Hold Me Closer Necromancer

In all honesty I requested an arc of Hold Me Closer Necromancer by Lish McBride thinking that it would be completely absurd, but I simply couldn’t resist the title. I should have checked my prejudice immediately upon opening the envelope the book came in.  Sherman Alexie, aka the god of all things amazing, blurbed the book calling it a “scary funny book or a funny scary book” and then continued, “in either case, it is a great book. I love it.”  Even with such a serious stamp of approval I still tossed my copy on the bookshelf and went about with life.

Then I walked by it 12 dozen times or so, often chuckling at the title and then getting Elton John’s Tiny Dancer stuck in my head until finally I picked it up and started reading.

It was love at first sight. The book takes place in Seattle (only one of my favorite places in the world), the main character, Sam, works in a fast food joint (been there, done that) and then his life is turned on its head after an ill-timed hockey puck breaks the taillight of a very evil dude’s car. Hilarity and danger ensue! The pace of the book was a good strong gallop and while there certainly could have been a horrible fall into an overwrought “Twilight” mood, McBride does an excellent job of boldly steering her first novel quickly away from that train wreck. The magic and mythology referenced seems more edgy here and Sam’s love interest is a kick-ass female Werewolf who would be more likely to shank you than moon and brood.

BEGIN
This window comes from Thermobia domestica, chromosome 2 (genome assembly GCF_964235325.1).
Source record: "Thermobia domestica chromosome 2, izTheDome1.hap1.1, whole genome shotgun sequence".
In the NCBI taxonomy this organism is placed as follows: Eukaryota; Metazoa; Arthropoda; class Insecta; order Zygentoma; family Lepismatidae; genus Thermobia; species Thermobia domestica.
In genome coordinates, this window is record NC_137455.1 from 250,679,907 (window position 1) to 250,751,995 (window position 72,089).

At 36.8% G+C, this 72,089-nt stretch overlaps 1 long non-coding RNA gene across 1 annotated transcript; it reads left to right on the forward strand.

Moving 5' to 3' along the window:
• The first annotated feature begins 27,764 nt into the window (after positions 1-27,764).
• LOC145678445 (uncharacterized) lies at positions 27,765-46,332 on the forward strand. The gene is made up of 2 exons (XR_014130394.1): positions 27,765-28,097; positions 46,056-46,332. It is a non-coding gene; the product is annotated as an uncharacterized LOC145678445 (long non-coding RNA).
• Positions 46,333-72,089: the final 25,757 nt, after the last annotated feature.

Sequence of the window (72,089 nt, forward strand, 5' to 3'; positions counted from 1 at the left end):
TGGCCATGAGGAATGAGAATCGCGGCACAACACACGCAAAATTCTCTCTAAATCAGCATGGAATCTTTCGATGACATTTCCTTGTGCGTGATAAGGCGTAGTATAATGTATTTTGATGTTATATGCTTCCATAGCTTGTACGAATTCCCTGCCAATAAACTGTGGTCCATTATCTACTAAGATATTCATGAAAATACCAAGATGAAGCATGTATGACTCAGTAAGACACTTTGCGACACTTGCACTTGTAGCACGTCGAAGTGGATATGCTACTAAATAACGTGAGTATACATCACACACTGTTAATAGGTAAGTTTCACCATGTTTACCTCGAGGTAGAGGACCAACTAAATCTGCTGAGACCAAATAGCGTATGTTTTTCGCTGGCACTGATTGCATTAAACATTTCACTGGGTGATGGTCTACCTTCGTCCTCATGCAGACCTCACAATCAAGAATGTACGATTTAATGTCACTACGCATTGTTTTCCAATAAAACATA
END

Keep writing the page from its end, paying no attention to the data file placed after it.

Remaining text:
I found this story to be fantastically packed with pop-culture references. For instance each of the chapters is labeled with a song lyric such as “The Future’s So Bright, I Gotta Wear Shades” or “Don’t Rock the Boat Baby.” And I loved how refreshingly frank the characters in the book were when talking about drugs, sex, and other such topics that will no doubt send conservative mothers everywhere into a great big tizzy. I did wonder if perhaps this book was originally geared towards adults and was then marketed to a YA audience — no matter though it’s such fun that I’m simply glad it was released.

So do yourself a favor and read this book! Just ignore it when people look at the title while you’re on the subway or at work and raise their eyebrows in judgment. This is a unique debut YA novel that is not to be missed and I thoroughly hope that there is a sequel (or two) in the works.